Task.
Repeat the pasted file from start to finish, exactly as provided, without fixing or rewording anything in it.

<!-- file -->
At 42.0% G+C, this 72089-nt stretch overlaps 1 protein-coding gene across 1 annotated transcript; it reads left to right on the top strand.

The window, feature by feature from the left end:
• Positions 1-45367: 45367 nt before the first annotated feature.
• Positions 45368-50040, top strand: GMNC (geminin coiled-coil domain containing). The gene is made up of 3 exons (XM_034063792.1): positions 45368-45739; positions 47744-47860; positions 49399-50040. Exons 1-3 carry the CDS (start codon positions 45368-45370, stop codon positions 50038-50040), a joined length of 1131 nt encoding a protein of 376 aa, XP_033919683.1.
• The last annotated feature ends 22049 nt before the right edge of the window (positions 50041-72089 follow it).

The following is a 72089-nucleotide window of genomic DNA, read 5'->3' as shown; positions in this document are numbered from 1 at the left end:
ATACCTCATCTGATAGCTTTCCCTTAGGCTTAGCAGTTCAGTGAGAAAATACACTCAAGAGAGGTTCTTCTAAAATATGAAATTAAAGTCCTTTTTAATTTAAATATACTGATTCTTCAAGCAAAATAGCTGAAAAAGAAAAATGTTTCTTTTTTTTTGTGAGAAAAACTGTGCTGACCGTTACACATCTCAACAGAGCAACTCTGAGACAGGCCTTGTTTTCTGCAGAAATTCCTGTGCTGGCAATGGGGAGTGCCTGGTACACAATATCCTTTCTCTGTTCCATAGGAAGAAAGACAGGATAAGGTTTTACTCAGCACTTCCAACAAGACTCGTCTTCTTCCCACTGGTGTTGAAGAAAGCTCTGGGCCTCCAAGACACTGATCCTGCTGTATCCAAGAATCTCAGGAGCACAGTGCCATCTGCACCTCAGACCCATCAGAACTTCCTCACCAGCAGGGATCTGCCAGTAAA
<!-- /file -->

At 42.0% G+C, this 72089-nt stretch overlaps 1 protein-coding gene across 1 annotated transcript; it reads left to right on the top strand.

The window, feature by feature from the left end:
• Positions 1-45367: 45367 nt before the first annotated feature.
• Positions 45368-50040, top strand: GMNC (geminin coiled-coil domain containing). The gene is made up of 3 exons (XM_034063792.1): positions 45368-45739; positions 47744-47860; positions 49399-50040. Exons 1-3 carry the CDS (start codon positions 45368-45370, stop codon positions 50038-50040), a joined length of 1131 nt encoding a protein of 376 aa, XP_033919683.1.
• The last annotated feature ends 22049 nt before the right edge of the window (positions 50041-72089 follow it).

The following is a 72089-nucleotide window of genomic DNA, read 5'->3' as shown; positions in this document are numbered from 1 at the left end:
ATACCTCATCTGATAGCTTTCCCTTAGGCTTAGCAGTTCAGTGAGAAAATACACTCAAGAGAGGTTCTTCTAAAATATGAAATTAAAGTCCTTTTTAATTTAAATATACTGATTCTTCAAGCAAAATAGCTGAAAAAGAAAAATGTTTCTTTTTTTTTGTGAGAAAAACTGTGCTGACCGTTACACATCTCAACAGAGCAACTCTGAGACAGGCCTTGTTTTCTGCAGAAATTCCTGTGCTGGCAATGGGGAGTGCCTGGTACACAATATCCTTTCTCTGTTCCATAGGAAGAAAGACAGGATAAGGTTTTACTCAGCACTTCCAACAAGACTCGTCTTCTTCCCACTGGTGTTGAAGAAAGCTCTGGGCCTCCAAGACACTGATCCTGCTGTATCCAAGAATCTCAGGAGCACAGTGCCATCTGCACCTCAGACCCATCAGAACTTCCTCACCAGCAGGGATCTGCCAGTAAA